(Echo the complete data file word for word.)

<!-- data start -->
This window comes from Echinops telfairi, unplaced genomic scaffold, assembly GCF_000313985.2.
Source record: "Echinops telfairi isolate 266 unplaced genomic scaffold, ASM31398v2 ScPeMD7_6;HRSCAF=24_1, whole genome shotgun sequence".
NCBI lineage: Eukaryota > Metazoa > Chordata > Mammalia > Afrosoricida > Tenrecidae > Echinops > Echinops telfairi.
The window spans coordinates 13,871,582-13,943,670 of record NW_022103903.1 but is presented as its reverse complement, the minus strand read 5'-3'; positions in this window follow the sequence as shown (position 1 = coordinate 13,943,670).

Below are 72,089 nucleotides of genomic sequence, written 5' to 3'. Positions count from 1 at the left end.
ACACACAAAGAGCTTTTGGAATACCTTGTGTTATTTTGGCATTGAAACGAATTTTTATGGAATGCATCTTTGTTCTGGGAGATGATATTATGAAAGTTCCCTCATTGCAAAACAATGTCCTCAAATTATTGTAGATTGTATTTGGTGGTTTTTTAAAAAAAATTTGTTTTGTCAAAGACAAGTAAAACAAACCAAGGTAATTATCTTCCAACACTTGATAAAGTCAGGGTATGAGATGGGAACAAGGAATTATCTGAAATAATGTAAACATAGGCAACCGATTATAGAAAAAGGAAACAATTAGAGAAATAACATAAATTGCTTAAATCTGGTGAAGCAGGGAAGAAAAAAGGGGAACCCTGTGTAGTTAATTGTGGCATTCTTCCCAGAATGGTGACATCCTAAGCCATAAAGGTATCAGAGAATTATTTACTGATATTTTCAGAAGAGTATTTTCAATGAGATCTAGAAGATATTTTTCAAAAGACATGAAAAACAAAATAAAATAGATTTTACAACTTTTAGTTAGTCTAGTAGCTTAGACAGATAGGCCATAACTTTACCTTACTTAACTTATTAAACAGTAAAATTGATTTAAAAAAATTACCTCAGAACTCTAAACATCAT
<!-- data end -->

This window comes from Echinops telfairi, unplaced genomic scaffold, assembly GCF_000313985.2.
Source record: "Echinops telfairi isolate 266 unplaced genomic scaffold, ASM31398v2 ScPeMD7_6;HRSCAF=24_1, whole genome shotgun sequence".
NCBI lineage: Eukaryota > Metazoa > Chordata > Mammalia > Afrosoricida > Tenrecidae > Echinops > Echinops telfairi.
The window spans coordinates 13,871,582-13,943,670 of record NW_022103903.1 but is presented as its reverse complement, the minus strand read 5'-3'; positions in this window follow the sequence as shown (position 1 = coordinate 13,943,670).

Below are 72,089 nucleotides of genomic sequence, written 5' to 3'. Positions count from 1 at the left end.
ACACACAAAGAGCTTTTGGAATACCTTGTGTTATTTTGGCATTGAAACGAATTTTTATGGAATGCATCTTTGTTCTGGGAGATGATATTATGAAAGTTCCCTCATTGCAAAACAATGTCCTCAAATTATTGTAGATTGTATTTGGTGGTTTTTTAAAAAAAATTTGTTTTGTCAAAGACAAGTAAAACAAACCAAGGTAATTATCTTCCAACACTTGATAAAGTCAGGGTATGAGATGGGAACAAGGAATTATCTGAAATAATGTAAACATAGGCAACCGATTATAGAAAAAGGAAACAATTAGAGAAATAACATAAATTGCTTAAATCTGGTGAAGCAGGGAAGAAAAAAGGGGAACCCTGTGTAGTTAATTGTGGCATTCTTCCCAGAATGGTGACATCCTAAGCCATAAAGGTATCAGAGAATTATTTACTGATATTTTCAGAAGAGTATTTTCAATGAGATCTAGAAGATATTTTTCAAAAGACATGAAAAACAAAATAAAATAGATTTTACAACTTTTAGTTAGTCTAGTAGCTTAGACAGATAGGCCATAACTTTACCTTACTTAACTTATTAAACAGTAAAATTGATTTAAAAAAATTACCTCAGAACTCTAAACATCAT